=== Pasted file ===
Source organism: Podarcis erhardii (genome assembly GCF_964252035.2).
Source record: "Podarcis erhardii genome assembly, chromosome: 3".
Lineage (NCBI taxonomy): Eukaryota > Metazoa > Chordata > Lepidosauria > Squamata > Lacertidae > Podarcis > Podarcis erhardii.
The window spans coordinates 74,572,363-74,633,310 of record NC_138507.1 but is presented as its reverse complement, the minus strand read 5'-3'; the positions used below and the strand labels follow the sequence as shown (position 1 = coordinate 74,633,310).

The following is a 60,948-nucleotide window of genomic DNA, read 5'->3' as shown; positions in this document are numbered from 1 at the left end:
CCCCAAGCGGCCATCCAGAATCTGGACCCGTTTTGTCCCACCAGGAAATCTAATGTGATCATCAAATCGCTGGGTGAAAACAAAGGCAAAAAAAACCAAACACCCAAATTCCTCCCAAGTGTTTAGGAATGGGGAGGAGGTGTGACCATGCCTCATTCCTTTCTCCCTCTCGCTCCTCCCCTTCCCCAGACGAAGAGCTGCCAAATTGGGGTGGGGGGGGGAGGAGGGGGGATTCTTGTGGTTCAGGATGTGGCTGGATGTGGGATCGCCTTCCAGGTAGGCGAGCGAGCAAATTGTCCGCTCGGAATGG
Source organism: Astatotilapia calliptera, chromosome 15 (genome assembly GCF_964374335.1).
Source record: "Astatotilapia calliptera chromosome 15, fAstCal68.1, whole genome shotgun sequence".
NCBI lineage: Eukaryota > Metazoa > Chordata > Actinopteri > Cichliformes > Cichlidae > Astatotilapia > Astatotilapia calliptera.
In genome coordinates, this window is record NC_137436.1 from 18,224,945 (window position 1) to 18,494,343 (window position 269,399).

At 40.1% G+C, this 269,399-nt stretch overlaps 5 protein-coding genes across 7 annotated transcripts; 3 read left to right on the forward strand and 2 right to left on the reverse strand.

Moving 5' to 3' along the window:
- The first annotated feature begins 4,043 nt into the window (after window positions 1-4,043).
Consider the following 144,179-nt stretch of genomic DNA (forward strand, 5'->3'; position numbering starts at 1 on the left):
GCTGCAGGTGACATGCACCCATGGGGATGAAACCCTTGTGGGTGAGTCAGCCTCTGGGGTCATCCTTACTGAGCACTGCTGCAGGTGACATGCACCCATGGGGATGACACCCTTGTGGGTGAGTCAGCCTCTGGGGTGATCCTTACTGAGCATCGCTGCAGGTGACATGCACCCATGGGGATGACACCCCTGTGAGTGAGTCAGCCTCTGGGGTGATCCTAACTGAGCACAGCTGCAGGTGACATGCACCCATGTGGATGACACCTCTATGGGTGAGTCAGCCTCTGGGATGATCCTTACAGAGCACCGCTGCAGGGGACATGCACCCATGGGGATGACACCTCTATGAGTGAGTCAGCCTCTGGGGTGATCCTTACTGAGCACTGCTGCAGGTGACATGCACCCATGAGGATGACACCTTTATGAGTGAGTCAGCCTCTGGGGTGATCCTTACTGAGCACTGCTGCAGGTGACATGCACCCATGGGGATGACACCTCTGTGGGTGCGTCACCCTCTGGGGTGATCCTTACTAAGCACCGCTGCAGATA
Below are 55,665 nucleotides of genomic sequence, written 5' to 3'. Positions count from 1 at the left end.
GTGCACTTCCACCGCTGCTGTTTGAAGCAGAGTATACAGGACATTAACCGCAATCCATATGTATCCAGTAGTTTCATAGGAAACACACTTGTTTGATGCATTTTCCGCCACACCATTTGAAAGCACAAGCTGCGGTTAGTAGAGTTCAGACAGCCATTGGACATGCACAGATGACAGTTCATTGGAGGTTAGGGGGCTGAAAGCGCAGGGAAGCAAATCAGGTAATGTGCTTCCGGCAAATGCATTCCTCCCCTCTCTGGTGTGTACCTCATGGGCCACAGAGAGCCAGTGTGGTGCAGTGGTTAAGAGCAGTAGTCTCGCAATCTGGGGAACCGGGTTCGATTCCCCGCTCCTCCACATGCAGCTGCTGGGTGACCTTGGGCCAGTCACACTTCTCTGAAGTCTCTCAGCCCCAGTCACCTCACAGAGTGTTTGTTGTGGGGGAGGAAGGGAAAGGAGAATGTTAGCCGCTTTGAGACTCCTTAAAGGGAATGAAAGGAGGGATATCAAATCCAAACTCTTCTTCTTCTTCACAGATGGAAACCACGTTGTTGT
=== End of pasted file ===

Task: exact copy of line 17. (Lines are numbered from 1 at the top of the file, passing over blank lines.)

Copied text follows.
GTGCACTTCCACCGCTGCTGTTTGAAGCAGAGTATACAGGACATTAACCGCAATCCATATGTATCCAGTAGTTTCATAGGAAACACACTTGTTTGATGCATTTTCCGCCACACCATTTGAAAGCACAAGCTGCGGTTAGTAGAGTTCAGACAGCCATTGGACATGCACAGATGACAGTTCATTGGAGGTTAGGGGGCTGAAAGCGCAGGGAAGCAAATCAGGTAATGTGCTTCCGGCAAATGCATTCCTCCCCTCTCTGGTGTGTACCTCATGGGCCACAGAGAGCCAGTGTGGTGCAGTGGTTAAGAGCAGTAGTCTCGCAATCTGGGGAACCGGGTTCGATTCCCCGCTCCTCCACATGCAGCTGCTGGGTGACCTTGGGCCAGTCACACTTCTCTGAAGTCTCTCAGCCCCAGTCACCTCACAGAGTGTTTGTTGTGGGGGAGGAAGGGAAAGGAGAATGTTAGCCGCTTTGAGACTCCTTAAAGGGAATGAAAGGAGGGATATCAAATCCAAACTCTTCTTCTTCTTCACAGATGGAAACCACGTTGTTGT